Maybe I over-tighten but my only separation was 20 years ago from a single bolt that came loose and worked its way out of the slot.

Anybody have accidental separations from the two bolt?
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swchandler



Joined: 08 Nov 1993
Posts: 6034

PostPosted: Mon Jan 07, 2013 2:17 pm    Post subject: Reply with quote

When it comes down to universals, there are a number of ways that they can fail. While all the focus in this thread has been about the attachment to the board, we shouldn't forget the attachment to the mast extension.

Many times in the past, when I was using the US base cup with the 2-pin attachment, I've had one of the pins shear off. Although it never led to a separation out on the water, a good argument can be made that it might under certain conditions. After coming in and discovering the problem, I never was foolish enough not to address the problem and immediately replace it with a new 2-pin spring component. In fact, it has happened so many times to me, I have an inventory of them in the van just like I carry extra line. Also, I have found that all the US base cup universals that I've ever owned ultimately wear and get so wobbly that I stop using them for fear of failure. I've found that it only took a season or two for this to happen. After years of experiencing these two kinds of problems, when I switched to RDM masts, I also made the switch to Euro-pin design universals.

However, by switching over to the Euro-pin attachment design, it must be recognized that with many of the brands out there, the pin just screws into the top component of the universal. I've heard that many folks have experienced a failure related to the pin breaking or coming unfastened. To be safe, I only buy the Chinook one piece SS universal where the top component of the universal and the pin are machined out of a single piece of SS.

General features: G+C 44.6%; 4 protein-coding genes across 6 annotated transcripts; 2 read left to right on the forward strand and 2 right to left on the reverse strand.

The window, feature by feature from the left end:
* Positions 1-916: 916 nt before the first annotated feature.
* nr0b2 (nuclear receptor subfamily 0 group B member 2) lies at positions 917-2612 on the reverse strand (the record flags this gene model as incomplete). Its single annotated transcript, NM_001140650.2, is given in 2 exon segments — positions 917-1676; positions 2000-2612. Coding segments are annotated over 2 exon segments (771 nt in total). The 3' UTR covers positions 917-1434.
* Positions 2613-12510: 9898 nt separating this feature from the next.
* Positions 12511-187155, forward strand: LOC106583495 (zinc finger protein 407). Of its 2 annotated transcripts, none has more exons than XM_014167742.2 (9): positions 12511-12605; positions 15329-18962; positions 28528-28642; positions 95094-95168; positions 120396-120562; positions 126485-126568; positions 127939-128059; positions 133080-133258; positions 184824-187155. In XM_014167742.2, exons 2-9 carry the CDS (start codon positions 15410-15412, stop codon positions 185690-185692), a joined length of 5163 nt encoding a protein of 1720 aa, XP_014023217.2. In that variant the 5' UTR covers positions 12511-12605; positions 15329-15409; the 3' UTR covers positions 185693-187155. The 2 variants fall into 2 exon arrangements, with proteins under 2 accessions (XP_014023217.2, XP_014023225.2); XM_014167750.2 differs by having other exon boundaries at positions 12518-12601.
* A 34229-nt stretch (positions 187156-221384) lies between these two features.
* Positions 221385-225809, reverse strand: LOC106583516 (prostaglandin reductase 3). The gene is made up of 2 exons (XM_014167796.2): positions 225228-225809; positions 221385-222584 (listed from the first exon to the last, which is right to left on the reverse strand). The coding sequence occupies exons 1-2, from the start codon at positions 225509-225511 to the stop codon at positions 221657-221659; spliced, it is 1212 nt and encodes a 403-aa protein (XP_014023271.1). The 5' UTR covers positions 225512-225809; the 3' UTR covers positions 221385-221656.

Lastly, using either the tendon or hourglass connection between the top and bottom components of the universal, both can and do break. Fortunately both designs incorporate either line(s) or webbing to hold everything together should a failure occur. Do most folks regularly check whether these safety retention attachments are in sound condition?

So, for all you folks who think that the 2-bolt universal attachment gives you the ultimate safety and security, think again.
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dhmark



Joined: 04 Sep 2007
Posts: 216

PostPosted: Mon Jan 07, 2013 2:33 pm    Post subject: Reply with quote

My only point to add is that when the single bolt works its way loose due to not tightening it enough, in my experience the universal always slipped to the front of the mast box, never coming out. Thus it was never a catastrophic problem on the few occasions it occurred. Per the prior post, I agree that the bolt does not seem to be the most vulnerable part of the universal. dhmark
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cgoudie1



Joined: 10 Apr 2006
Posts: 1333
Location: Killer Sturgeon Cove

PostPosted: Mon Jan 07, 2013 3:53 pm    Post subject: Reply with quote

My Experience is the opposite, in that the mast slid to the opening in
the mast track (in my case the back) and then out. So I wouldn't count
on that saving you if you don't get your base plate in tight enough.

I still use single (and dual) bolt base plates. Any thing can fail, and
if you sail long enough, it will.

-Craig

dhmark wrote:
My only point to add is that when the single bolt works its way loose due to not tightening it enough, in my experience the universal always slipped to the front of the mast box, never coming out. Thus it was never a catastrophic problem on the few occasions it occurred. Per the prior post, I agree that the bolt does not seem to be the most vulnerable part of the universal. dhmark
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kevinkan



Joined: 07 Jun 2001
Posts: 1169
Location: San Francisco

PostPosted: Mon Jan 07, 2013 7:15 pm    Post subject: Reply with quote

I prefer single bolts for many applications as they allow for more range of adjustment in today's short mast track equipped boards, and I tend to position my uni farther back in the track than most people. The 2-bolt unis just don't let me put the uni where I want it to be in some boards.

Due diligence is key to preventing separation problems... inspect every connection and part before you go windsurfing.

Some unis are easier to tighten/loosen than others.